According to the Council for Textile Recycling (2014), 85% percent of all textiles are going directly into landfills rather than being recycled or reused. This is a huge problem because natural textiles biodegrade in landfills and produce CO2 and methane emissions which contribute to climate change, while synthetic materials will not biodegrade but will instead stay forever in landfills and decrease capacity (Fletcher, 2013).
Solving this problem would require all textiles to be collected and diverted from the waste stream. This is a simple solution in theory, however the processes required to achieve it are complex. It would require the consolidated efforts of numerous stakeholder groups and millions of consumers.
The solution also depends upon changes in social and technological processes. New social developments have increased awareness about the problem and inculcated a desire to solve it, offering an opportunity for change.
However, conflicting interests surrounding textile diversion, coupled with a lack of industry, governmental, and academic perspectives has contributed to uncertainty about how to solve the issue of textile waste.
For the preparation and the design of this LAB, stakeholders representing the residential, industrial, commercial and institutional sectors were included. To reflect the full spectrum of stakeholders involved in this issue, we invited a variety of perspectives, both from academic and non-academic backgrounds, including various textile collection agencies, municipalities, industry and government.
Municipalities were included since they manage the residential waste and recycling services in their respective area according to mandates set by provincial governments. Each municipality in Ontario is responsible for developing its own waste management program pursuant to provincial laws. Municipalities, or cities, can therefore take an active role in textile waste diversion, and can also influence the diversion of textiles from the waste stream within their area by delimiting rates at which charities collect textiles.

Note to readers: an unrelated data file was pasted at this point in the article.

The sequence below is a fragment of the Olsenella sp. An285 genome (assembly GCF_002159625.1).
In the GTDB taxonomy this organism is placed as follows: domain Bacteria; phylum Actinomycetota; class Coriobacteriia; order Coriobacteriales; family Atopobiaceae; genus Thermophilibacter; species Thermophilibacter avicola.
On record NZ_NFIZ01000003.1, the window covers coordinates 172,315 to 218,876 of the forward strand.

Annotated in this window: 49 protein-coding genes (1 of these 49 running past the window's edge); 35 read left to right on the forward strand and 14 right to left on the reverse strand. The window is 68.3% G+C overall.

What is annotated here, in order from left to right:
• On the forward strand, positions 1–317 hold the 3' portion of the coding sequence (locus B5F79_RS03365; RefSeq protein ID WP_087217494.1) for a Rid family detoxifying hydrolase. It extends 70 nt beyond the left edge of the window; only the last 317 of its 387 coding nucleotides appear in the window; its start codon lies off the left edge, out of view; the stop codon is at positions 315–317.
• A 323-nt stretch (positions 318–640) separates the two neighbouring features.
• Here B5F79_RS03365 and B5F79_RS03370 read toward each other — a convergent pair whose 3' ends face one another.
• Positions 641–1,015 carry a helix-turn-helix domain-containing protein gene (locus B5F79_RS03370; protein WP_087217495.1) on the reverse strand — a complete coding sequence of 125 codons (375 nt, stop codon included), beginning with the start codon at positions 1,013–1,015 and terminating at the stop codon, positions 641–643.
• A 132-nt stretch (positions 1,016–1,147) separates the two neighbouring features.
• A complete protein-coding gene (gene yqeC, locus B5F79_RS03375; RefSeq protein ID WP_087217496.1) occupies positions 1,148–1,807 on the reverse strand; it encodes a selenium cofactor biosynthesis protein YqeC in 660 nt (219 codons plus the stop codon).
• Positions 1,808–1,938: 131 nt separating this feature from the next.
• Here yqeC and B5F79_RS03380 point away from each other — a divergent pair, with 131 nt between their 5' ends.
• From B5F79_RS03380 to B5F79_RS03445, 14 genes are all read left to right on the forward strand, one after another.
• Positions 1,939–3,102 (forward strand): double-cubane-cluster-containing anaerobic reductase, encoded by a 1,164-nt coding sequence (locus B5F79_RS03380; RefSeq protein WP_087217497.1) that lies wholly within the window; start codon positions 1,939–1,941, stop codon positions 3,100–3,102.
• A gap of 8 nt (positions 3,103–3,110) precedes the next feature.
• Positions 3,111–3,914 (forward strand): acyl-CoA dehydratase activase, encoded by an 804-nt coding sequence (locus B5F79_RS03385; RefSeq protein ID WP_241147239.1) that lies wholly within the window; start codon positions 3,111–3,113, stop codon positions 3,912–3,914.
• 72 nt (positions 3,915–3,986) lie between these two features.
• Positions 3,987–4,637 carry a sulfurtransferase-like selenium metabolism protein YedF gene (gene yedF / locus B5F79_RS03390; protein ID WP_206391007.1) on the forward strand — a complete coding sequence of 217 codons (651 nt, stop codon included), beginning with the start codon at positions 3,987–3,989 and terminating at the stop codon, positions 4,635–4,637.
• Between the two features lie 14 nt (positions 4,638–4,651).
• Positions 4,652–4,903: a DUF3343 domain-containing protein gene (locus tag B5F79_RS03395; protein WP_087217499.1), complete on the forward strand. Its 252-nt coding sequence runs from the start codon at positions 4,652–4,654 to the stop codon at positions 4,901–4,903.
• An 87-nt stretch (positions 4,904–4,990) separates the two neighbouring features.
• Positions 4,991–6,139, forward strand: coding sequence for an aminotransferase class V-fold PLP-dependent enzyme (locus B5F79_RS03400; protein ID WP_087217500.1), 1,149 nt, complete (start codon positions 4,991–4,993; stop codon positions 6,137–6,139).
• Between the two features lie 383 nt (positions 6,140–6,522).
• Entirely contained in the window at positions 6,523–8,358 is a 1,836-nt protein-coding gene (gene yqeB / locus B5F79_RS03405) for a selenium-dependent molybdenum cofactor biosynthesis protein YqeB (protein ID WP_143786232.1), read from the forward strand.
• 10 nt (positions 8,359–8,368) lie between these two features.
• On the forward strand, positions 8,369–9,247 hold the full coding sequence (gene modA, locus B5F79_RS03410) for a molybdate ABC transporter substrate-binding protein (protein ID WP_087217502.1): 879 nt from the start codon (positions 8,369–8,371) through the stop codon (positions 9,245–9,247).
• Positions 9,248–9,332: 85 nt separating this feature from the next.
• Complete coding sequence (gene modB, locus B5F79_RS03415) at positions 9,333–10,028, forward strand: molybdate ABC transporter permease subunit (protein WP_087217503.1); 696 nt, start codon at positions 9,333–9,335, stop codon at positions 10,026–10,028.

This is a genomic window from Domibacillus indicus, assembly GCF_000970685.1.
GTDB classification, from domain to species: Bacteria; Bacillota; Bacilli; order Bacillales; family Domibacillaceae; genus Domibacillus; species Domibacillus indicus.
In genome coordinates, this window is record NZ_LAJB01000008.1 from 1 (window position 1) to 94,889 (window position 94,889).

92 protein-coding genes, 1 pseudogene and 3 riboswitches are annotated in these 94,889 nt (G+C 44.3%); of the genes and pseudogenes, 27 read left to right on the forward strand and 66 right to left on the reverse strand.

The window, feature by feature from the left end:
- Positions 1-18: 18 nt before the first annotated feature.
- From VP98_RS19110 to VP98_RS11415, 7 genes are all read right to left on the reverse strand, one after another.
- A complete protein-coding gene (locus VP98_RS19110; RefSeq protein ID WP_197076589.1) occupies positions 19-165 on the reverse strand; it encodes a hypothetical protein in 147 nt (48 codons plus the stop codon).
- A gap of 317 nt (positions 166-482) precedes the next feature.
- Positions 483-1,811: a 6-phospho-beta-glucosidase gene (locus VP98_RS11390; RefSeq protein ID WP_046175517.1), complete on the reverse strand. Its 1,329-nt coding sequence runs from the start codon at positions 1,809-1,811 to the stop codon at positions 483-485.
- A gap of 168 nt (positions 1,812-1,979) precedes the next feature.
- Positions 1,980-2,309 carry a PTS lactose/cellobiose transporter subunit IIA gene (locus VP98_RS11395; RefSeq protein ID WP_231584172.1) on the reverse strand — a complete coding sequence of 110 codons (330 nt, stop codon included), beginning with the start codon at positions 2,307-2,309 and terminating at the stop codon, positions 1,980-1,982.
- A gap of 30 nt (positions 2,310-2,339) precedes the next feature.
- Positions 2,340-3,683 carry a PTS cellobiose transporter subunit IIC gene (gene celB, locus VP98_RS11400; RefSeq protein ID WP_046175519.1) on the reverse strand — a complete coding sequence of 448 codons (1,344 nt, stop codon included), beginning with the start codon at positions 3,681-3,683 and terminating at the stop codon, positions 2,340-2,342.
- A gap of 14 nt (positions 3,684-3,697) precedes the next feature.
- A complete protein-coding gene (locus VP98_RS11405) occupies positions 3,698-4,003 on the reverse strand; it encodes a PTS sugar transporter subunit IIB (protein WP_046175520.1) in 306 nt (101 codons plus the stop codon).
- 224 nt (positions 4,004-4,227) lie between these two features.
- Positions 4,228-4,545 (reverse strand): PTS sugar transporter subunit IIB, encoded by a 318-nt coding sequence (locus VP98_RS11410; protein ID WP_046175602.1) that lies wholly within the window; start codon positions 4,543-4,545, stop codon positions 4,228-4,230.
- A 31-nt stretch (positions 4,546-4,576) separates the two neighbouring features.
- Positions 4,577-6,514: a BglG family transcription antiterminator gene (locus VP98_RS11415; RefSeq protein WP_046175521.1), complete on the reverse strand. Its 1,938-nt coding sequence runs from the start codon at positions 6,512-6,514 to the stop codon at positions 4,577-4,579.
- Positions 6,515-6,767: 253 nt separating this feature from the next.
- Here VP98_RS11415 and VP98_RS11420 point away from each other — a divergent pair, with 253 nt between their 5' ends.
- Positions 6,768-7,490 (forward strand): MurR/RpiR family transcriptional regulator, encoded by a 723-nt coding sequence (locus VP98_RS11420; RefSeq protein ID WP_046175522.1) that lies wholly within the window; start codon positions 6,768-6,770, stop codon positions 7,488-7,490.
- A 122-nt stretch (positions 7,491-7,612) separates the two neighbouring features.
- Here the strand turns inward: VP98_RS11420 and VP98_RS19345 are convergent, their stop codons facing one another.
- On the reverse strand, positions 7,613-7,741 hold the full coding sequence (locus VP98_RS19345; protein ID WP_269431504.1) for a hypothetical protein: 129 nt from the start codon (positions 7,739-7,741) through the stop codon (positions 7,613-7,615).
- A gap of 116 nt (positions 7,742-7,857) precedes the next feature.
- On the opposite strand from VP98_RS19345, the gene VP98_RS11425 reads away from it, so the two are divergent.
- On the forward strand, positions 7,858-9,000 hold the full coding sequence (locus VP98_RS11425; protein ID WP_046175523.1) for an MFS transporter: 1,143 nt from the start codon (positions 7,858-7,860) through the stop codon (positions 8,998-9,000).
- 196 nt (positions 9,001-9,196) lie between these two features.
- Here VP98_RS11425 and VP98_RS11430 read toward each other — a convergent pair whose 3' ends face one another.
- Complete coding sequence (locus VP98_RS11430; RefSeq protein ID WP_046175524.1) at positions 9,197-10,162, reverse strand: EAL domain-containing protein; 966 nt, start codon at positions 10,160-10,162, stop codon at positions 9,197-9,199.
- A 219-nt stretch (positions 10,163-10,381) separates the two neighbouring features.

Industry stakeholders, meanwhile, as for-profit players invested in the business of textile collection (more so than charities), could serve as a powerful and influential sector in diverting textiles. Currently, industry stakeholders mainly contribute to textile waste and take passive, or often negative positions towards extended producer responsibility, including clothing that enters the landfill.
The following stakeholders are committed to changing the system: Value Village | City of Toronto | Retail Council of Canada | The Bay | Scout Environmental | Seneca College | Salvation Army | City of Markham | Winners/TJX | Loblaw/Joe Fresh | Diabetes Canada | City of Guelph | Kidney Foundation of Canada | Brands for Canada | Toronto Region & Conservation Authority | Toronto Environmental Alliance | George Brown College | Recycling Council of Ontario | Canadian Standards Association | York Region | Laurier University
Our multi-stakeholder group met for four intense days, facilitated by Robin Cory of Colbeck Strategic Advisors. In this four days we were able to achieve:
- Common language document that defines the terms related to textile diversion and recycling
- Common Agenda Framework and Draft Theory of Change (below)
- Four priority areas, each with assigned working groups
- Backbone structure and Leadership Committee